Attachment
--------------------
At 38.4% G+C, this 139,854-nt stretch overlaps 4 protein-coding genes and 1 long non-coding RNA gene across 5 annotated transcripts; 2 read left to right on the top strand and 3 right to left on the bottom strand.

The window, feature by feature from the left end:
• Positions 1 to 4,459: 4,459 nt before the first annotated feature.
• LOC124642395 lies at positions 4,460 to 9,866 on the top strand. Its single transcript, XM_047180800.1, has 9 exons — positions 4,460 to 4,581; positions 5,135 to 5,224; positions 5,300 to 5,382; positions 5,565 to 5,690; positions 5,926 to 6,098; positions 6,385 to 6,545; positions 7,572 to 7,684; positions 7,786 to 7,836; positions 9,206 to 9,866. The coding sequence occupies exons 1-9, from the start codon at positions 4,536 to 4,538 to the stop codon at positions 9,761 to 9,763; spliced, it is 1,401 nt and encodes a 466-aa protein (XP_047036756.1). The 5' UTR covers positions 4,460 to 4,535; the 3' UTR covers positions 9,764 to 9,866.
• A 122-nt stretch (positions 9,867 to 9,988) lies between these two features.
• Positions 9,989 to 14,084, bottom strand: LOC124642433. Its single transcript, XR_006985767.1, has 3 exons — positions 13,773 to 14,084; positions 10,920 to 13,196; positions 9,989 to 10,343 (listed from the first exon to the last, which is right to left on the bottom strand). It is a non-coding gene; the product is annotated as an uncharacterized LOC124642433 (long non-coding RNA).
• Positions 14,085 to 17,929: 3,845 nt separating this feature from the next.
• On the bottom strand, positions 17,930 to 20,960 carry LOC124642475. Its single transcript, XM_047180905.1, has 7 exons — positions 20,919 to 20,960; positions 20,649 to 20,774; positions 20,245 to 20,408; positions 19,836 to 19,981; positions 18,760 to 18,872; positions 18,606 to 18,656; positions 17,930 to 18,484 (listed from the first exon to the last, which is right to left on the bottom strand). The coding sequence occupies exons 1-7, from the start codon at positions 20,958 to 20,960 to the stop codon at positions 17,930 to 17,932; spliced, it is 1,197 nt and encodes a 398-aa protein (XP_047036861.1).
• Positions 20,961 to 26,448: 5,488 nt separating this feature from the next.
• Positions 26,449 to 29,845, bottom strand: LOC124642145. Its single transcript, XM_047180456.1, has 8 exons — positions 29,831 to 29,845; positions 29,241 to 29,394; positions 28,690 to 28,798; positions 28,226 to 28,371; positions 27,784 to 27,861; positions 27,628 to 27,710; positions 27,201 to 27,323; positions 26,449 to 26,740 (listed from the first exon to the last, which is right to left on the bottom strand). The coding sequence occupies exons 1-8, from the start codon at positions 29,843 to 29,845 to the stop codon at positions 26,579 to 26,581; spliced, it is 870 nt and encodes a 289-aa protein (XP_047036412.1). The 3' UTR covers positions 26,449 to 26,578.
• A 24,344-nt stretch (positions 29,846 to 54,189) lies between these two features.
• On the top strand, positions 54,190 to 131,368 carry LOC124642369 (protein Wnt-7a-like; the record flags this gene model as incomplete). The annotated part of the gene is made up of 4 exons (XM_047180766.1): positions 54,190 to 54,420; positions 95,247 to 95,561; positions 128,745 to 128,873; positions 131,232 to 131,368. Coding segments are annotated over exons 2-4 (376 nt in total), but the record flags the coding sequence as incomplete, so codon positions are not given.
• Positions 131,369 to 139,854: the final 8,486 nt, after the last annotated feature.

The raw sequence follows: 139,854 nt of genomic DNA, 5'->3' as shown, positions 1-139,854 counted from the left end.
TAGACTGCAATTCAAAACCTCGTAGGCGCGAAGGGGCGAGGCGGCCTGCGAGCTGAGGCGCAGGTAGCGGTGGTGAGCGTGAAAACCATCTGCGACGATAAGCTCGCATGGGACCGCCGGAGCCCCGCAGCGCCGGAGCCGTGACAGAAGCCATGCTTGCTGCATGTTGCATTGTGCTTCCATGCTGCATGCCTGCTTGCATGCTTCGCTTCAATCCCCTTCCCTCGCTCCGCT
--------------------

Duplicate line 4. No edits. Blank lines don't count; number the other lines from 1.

• LOC124642395 lies at positions 4,460 to 9,866 on the top strand. Its single transcript, XM_047180800.1, has 9 exons — positions 4,460 to 4,581; positions 5,135 to 5,224; positions 5,300 to 5,382; positions 5,565 to 5,690; positions 5,926 to 6,098; positions 6,385 to 6,545; positions 7,572 to 7,684; positions 7,786 to 7,836; positions 9,206 to 9,866. The coding sequence occupies exons 1-9, from the start codon at positions 4,536 to 4,538 to the stop codon at positions 9,761 to 9,763; spliced, it is 1,401 nt and encodes a 466-aa protein (XP_047036756.1). The 5' UTR covers positions 4,460 to 4,535; the 3' UTR covers positions 9,764 to 9,866.